03.25.2010 - by Plug In America
Nah . . . That’s Not a Tesla . . .

Freightliner_enova_van If there’s a better idea zapping through the universal ethers than electrification of commercial fleet vans, I don’t know what it might be. Delivery vehicles — whether USPS vans or commercial delivery vans — often meander down the same limited-range, precise path day-after-day. The benefits of commercial van electrification to U.S. customers could be enormous since the rising cost of gas and the continual maintenance of the rascally internal combustion engine need not be factored into the final cost of goods delivered.

Although the corporate image of Tesla Motors does not normally evoke misty thoughts of lumbering step vans, Tesla Motors is soon to branch out by providing lithium ion battery packs for Freightliner vans that will boast Tesla DNA. Having already given birth to a signature, sexy, spaceship of a sports car that acclerates at the speed of a lightning strike, Tesla Motors is also moving in an utterly different direction to the more practical, mundane side of the automotive aisle.

According to Gas 2.0, The Freightliner electric vans will use three 18.5 kWh Tesla battery packs which will result in an impressive 100-plus mile range — depending on load and how many battery packs an individual vehicle may contain. The vans will range in weight from 14,000 to 19,000 pounds. I am, of course, talking about carrying capacity and real-world range here so best to erase any lingering notion of e-ticket speed evoked by the very word Tesla. The batteries will integrate a strong regenerative braking phase to improve range and extend brake life.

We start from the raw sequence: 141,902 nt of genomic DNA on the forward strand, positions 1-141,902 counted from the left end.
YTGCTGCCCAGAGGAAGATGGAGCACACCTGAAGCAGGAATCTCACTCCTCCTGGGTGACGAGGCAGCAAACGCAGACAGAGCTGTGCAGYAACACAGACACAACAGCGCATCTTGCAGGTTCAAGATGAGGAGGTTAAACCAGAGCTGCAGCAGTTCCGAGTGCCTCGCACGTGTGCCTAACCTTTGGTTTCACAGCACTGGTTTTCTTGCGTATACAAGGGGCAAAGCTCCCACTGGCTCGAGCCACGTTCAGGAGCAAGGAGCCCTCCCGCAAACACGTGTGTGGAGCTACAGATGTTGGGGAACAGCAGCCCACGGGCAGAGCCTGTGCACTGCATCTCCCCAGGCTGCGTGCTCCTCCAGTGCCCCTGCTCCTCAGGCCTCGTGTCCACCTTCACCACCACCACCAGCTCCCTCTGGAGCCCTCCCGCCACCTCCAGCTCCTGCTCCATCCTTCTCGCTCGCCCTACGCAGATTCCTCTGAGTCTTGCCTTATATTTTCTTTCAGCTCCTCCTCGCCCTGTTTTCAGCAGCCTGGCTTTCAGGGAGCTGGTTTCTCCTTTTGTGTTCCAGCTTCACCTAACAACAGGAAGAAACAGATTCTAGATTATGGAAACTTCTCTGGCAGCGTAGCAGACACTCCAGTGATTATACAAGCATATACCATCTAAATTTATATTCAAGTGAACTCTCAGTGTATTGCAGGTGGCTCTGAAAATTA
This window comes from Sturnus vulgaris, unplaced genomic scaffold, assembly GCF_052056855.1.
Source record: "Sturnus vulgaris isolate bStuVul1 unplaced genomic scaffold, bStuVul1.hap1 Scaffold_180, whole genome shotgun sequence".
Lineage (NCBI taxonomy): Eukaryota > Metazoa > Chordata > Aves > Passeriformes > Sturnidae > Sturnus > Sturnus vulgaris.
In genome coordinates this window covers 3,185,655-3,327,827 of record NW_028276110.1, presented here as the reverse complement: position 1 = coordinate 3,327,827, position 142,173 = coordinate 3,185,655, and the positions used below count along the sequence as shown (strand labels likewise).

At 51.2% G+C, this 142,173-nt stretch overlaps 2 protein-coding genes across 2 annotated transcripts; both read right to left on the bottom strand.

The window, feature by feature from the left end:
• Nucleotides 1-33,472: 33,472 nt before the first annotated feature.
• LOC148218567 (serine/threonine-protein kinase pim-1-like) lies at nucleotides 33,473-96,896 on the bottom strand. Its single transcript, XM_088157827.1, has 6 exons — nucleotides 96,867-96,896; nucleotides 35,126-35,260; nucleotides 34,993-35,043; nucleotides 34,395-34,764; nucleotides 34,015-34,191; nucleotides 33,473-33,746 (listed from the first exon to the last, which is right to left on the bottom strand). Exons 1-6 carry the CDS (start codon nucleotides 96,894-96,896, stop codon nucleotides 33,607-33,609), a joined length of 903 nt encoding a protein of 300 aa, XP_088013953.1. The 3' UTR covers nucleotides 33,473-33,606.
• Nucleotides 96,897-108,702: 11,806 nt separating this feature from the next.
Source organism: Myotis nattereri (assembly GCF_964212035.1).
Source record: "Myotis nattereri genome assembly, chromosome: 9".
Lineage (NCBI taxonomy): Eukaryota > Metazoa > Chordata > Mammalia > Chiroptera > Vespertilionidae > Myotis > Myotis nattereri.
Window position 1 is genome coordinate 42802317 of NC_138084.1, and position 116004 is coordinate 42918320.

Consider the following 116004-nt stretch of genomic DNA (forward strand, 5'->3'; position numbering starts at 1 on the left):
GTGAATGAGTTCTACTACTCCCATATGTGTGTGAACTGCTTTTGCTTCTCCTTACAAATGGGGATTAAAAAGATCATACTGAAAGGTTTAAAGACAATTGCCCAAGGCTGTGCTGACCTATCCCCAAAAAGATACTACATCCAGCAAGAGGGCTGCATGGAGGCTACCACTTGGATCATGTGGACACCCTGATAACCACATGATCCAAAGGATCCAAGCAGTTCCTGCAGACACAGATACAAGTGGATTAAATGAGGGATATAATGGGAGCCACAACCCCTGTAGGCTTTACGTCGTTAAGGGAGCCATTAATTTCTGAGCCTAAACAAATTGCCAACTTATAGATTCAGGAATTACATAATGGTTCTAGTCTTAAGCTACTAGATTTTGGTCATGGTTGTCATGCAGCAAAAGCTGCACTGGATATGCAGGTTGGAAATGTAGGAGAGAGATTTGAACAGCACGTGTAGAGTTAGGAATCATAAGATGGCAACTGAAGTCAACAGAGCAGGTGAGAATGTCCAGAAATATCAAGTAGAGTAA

The sturdy Freightliner frame will support up to five Tesla packs for even more range; not necessarily in style, but certainly in dependable fashion, with roll-out beginning in the first quarter of 2011.

Posted by Linda Nicholes

Photo courtesy of Green Car Congress

1 comment on “Nah . . . That’s Not a Tesla . . .”
  1. Ron F says:

    Looking at a petroleum value hierarchy, long distance hauling of freight ranks fourth (among the others):
    1. Aviation fuel
    2. Petrochemicals (product creation)
    3. Maritime shipping (importing Chinese products)
    4. Long haul trucks <<<<<<<<<<<<<---! 5. Rail transport 6. Long trips by car 7. Daily Commuting So this makes good sense, economically, technically, and environmentally. Peterbilt and Kenworth both have hybrids out, yet market penetration will take time. Drivers don't get a new rig very often... they are pricey. Ron F

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